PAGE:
JNU missing student case: Najeeb Ahmad’s disappearance raises questions on Delhi police’s ability

‘Missing’ is writ large at Jawaharlal Nehru University (JNU) campus. A 27-year-old student Najeeb Ahmad has been missing for almost two months now, after an alleged scuffle with some other students. Mother, sister, friends and fellow students of Najeeb have been protesting at the JNU campus, at Jantar Mantar, Mandi House and anywhere they can.

In last two months, a number of posters of Najeeb has increased inside JNU campus and around Delhi and so has the reward to find him.

As the days passed, following Najeeb’s disappearance, a spree of allegations and counter-allegations was made by the Left and the Right in JNU campus against each other, following which, the police swung into action. Police teams were dispatched to Bihar and other places and news of Najeeb being spotted in Aligarh surfaced.

But among all this what was most intriguing was the manner in which Najeeb disappeared, like smoke.

Representational image. CNN News 18

Representational image. CNN News 18

Representational image. CNN News 18

Now a press release by JNU administration (issued on 8 December) has tried to put the record straight in the case: Of the alleged scuffle between the two groups in Mahi‐Mandovi hostel on 14 October after which Najeeb disappeared without informing anyone. Just two days to go and it will be a full two months since he disappeared.

The 8 December press release issued by the JNU administration is conclusive in its judgement about the incident. In an attempt to put the record straight, the JNU administration has shunned the logic. It reads, “The Office of the Chief Proctor has submitted its Proctorial Enquiry Report on the incident of Mahi‐Mandovi Hostel. The report has identified the students involved in the reported scuffle, and has recommended their immediate transfer from their present hostel. It has also recommended that a strong warning should be issued to these students against repeating such scuffle in future.”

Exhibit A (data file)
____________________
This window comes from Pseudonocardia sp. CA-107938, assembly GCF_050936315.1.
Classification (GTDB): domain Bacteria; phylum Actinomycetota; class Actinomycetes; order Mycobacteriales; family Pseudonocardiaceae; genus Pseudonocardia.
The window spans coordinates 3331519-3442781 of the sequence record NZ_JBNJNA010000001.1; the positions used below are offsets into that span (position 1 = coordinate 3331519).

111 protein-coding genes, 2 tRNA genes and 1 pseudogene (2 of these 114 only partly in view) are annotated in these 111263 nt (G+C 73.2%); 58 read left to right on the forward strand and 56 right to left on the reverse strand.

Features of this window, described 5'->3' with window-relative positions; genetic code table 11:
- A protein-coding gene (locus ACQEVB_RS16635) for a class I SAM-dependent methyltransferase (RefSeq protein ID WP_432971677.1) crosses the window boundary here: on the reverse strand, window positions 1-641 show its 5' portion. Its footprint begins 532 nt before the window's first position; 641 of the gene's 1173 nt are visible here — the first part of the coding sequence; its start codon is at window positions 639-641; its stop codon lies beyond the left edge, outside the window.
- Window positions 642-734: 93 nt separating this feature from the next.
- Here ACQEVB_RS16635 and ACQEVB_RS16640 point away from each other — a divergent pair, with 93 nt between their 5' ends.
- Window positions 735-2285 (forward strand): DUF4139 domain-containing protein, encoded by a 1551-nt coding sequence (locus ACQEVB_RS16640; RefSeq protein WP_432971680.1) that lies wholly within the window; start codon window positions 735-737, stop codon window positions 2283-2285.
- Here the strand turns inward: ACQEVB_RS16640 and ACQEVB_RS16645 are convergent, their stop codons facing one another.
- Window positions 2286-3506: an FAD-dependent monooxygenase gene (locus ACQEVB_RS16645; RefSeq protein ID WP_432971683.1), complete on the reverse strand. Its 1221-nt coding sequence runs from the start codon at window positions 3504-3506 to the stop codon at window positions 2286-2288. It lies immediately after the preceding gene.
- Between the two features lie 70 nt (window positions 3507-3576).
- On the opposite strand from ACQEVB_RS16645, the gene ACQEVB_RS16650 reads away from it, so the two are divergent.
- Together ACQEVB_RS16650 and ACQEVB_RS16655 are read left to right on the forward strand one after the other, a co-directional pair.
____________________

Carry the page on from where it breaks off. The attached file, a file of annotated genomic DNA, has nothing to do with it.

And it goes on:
It adds, “The Vice‐chancellor has approved the report and has suggested that after Najeeb Ahmed is found, the disciplinary action awarded by the Warden’s Committee for vacating hostel premises by Mr. Ahmed may be revisited.”

And it concludes, “The JNU Administration appeals to Mr. Najeeb Ahmed, M.Sc. student of Biotechnology, to return to university and resume academic pursuits without apprehensions.”

The Delhi High Court on 28 November, while listening the plea on Najeeb’s disappearance asked the Delhi police to “cut across all political barriers” to find Najeeb and said that there could be “something more” to his disappearance as no one can just vanish from the heart of the national capital.

The court further stated, “This is the heart of India, the national capital. No one can just disappear from here. It creates a sense of insecurity in people. If he disappeared, then there is something more to that. All angles have to be explored. Forty five days is a long period for someone to be underground.”

While the court’s observation was reflective of genuine concern, the straightness of the press statement issued by JNU administration on 8 December has twisted all the logic.

Consider this: In plain term, it states that those allegedly involved in the scuffle have been identified. And like the intimidating bullies we all face in schools, they were punished by changing their seats (read hostel).

Also, the JNU administration through its appeal to Najeeb to come back has decided and made it clear that he has gone missing on his own and steers clear of any foul play.

In this absurd play where a man disappears without any trace, there are many questions that remain unanswered.